Tactics Read Through: Chapter 5

Chapter 5 COLUMBO STEP 2 Reversing the Burden of Proof

Summary:An argument needs reasons, otherwise it is just an opinion. Giving the other individual the benefit of the doubt, we should ask what reasons they have for making their argument. “How did you come to that conclusion?” Is a way to both understand better someone’s argument, but also to free myself from being burdened to respond to every opinion that someone makes.

“There is a difference between an opinion and an argument. An opinion is just a point of view. An argument, by contrast, is a point of view supported by reasons” (Location: 1,094)

“It’s not your job to refute every story a skeptic can spin or every claim he can manufacture. If he makes the claim, then it’s his responsibility to give reasons why anyone should take his claim seriously. Don’t allow yourself to be thrust into a defensive position if you’re not advancing a view.” (Location: 1,107)

Note:I get caught in this all the time. It isn’t my job, and it isn’t loving either. I need to be willing to listen to their reasoning, or let them see that they have no reasons.

“These stories often have great rhetorical power. They have the ability to psychologically unsettle you and undermine your confidence in your point of view. But every story has to be put to the test. Critics need to have more than a good imagination. They need reasons. That’s the way arguments work.” (Location: 1,136)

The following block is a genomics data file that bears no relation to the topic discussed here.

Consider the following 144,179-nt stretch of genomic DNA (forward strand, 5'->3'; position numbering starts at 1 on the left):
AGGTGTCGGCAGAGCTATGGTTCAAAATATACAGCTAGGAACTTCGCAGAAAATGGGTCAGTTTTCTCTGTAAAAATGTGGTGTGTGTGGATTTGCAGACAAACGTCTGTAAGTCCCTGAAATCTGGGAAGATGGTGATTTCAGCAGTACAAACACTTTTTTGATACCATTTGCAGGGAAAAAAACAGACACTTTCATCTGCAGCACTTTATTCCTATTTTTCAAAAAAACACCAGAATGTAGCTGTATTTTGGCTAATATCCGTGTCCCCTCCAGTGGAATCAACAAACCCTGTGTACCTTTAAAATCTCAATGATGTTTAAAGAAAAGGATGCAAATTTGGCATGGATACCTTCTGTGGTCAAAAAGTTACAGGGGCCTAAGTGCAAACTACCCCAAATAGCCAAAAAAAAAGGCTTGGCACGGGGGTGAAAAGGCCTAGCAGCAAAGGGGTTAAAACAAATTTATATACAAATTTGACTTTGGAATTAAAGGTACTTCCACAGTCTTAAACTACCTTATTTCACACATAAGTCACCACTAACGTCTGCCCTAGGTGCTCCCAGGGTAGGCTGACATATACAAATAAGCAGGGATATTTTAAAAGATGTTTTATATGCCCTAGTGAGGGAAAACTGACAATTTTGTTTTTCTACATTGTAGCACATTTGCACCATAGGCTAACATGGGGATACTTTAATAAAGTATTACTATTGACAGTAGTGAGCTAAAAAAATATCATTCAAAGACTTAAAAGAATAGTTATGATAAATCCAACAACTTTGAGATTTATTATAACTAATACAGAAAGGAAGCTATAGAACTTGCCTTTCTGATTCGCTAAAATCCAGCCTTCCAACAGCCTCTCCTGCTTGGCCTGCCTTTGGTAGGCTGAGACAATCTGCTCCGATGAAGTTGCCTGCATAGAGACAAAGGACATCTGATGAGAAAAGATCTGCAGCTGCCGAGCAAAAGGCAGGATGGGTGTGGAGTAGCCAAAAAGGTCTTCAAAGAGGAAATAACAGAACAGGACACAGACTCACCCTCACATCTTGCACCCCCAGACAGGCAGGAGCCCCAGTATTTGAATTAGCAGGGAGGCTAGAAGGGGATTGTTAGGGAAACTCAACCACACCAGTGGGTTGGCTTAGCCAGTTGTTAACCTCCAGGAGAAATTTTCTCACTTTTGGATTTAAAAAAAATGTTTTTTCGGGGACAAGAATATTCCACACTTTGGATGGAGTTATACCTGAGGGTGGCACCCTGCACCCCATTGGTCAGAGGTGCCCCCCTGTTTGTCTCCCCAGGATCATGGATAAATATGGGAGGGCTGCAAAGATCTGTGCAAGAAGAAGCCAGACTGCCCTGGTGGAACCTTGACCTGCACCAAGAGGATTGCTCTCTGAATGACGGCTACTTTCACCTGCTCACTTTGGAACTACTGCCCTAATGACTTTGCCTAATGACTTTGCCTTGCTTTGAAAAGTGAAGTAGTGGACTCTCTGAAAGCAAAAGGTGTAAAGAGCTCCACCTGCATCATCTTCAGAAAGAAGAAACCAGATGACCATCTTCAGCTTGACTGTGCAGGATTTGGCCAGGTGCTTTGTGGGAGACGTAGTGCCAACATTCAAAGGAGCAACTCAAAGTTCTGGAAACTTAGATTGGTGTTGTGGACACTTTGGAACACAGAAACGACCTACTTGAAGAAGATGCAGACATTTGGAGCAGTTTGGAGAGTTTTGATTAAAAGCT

“An argument is a specific kind of thing. Think of an argument like a simple house, a roof supported by walls. The roof is the conclusion, and the walls are the supporting ideas. By testing the walls, we can see whether they are strong enough to keep the roof from tumbling down. If the walls are solid, the conclusion (the roof) rests securely on its supporting structure. If the walls collapse, the roof goes flat and the argument is defeated.” (Location: 1,139)

Note:This is an excellent metaphor, and might be helpful even drawing it out in my mind while I am listening or evaluating an argument.

“I frequently get calls on my radio show/podcast from people who think they are giving me an argument, when all they are doing is forcefully stating a view. This move may sound compelling at first, and their story may even seem plausible. But there is a difference between giving an explanation and giving evidence why the explanation is a good one. Your job is to recognize when the roof is lying flat on the ground and simply point it out.” (Location: 1,151)

“How do you reverse the burden of proof when the other person is making the claim? You do it Columbo style—with a question. Here it is: “How did you come to that conclusion?”4 This question effectively shifts the burden of proof onto the challenger, where it belongs.” (Location: 1,156)

Note:Such a simple question, but so helpful!

“The first Columbo question helps you know what a person thinks. The second question helps you know why he thinks the way he does. It charitably assumes he has actually come to a conclusion, that he has reasons for his view and not merely strong feelings about it.” (Location: 1,165)

“There are three questions you should always ask whenever someone offers an alternate explanation: Is it possible? Is it plausible? Is it probable?” (Location: 1,202)

Note:These are good to keep in mind. Just because I disagree with something, does not mean it isn’t possible. I can grant that position without having to change mine.

“Reversing the burden of proof is not a trick to avoid defending our ideas. When we give opinions, we have to answer for them, just like anyone else. We have a responsibility, but so do they.” (Location: 1,224)

Note:This is convicting. If I am not able to demonstrate the reasons for my belief, why would I expect that from others?